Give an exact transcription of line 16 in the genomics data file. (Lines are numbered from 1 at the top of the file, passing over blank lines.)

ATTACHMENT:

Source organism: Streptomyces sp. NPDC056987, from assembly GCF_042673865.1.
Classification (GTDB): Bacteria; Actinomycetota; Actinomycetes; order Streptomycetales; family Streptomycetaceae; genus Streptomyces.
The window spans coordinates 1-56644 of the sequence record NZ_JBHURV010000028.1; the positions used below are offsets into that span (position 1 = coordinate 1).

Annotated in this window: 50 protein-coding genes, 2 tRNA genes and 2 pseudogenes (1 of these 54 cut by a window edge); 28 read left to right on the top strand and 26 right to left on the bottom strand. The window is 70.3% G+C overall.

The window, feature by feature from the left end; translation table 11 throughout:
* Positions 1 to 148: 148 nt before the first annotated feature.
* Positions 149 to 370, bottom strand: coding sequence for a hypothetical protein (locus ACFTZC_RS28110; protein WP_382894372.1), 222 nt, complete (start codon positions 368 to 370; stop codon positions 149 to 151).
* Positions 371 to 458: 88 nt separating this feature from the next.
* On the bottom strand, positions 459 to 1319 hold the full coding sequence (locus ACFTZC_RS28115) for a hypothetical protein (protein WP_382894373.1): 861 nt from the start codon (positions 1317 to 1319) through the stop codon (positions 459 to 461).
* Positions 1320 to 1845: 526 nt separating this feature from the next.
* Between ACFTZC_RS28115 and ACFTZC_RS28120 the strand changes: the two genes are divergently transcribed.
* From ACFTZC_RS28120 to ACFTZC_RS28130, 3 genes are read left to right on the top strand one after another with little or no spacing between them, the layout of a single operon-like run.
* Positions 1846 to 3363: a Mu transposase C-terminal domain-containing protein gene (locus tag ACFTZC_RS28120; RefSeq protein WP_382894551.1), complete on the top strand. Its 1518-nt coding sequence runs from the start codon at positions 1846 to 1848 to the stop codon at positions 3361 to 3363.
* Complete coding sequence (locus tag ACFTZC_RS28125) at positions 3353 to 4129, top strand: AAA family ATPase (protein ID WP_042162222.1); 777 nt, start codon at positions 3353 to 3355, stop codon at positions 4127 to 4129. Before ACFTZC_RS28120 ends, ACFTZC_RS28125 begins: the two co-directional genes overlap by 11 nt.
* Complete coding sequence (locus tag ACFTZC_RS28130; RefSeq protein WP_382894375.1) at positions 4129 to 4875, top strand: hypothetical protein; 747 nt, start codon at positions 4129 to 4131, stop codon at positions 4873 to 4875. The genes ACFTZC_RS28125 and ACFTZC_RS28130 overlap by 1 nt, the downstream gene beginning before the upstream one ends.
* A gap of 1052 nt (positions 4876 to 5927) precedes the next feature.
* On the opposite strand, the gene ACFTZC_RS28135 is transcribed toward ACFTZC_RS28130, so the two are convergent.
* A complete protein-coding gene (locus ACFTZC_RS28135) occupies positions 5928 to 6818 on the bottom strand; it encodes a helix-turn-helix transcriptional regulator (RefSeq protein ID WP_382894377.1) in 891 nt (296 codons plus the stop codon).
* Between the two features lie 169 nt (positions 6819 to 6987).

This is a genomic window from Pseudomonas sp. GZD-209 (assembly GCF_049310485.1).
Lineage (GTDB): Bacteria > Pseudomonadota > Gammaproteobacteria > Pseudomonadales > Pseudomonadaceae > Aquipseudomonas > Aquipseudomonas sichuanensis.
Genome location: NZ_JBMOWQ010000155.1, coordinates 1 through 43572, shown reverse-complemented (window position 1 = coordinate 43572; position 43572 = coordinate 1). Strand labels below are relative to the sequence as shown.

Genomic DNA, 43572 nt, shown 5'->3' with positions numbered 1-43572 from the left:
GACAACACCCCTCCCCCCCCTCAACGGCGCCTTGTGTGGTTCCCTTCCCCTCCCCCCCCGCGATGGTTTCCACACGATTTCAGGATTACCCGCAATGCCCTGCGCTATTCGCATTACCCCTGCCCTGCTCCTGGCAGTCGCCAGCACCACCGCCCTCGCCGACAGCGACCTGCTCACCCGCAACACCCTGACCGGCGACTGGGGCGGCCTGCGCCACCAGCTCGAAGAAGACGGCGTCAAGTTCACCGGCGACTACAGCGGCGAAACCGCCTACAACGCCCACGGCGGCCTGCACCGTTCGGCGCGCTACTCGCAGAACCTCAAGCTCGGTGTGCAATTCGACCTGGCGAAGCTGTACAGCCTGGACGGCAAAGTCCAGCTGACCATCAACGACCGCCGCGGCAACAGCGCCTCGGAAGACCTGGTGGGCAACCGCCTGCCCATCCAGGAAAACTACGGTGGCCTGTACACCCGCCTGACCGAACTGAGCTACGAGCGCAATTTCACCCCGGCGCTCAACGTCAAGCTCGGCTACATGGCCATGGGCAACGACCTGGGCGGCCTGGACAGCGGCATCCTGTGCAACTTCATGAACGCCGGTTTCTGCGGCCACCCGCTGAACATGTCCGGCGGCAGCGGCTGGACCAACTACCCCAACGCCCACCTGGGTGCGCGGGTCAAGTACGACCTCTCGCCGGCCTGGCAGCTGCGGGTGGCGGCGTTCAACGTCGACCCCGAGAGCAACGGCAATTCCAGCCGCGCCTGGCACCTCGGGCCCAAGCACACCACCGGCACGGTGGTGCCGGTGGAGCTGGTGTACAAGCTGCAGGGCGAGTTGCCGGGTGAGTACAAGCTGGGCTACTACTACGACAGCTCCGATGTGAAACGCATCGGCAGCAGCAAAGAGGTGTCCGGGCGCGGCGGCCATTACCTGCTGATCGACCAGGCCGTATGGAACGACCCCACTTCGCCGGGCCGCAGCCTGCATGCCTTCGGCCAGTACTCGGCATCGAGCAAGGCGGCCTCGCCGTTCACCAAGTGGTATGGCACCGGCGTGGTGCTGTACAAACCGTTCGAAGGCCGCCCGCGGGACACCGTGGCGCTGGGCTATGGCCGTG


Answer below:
* A gap of 1052 nt (positions 4876 to 5927) precedes the next feature.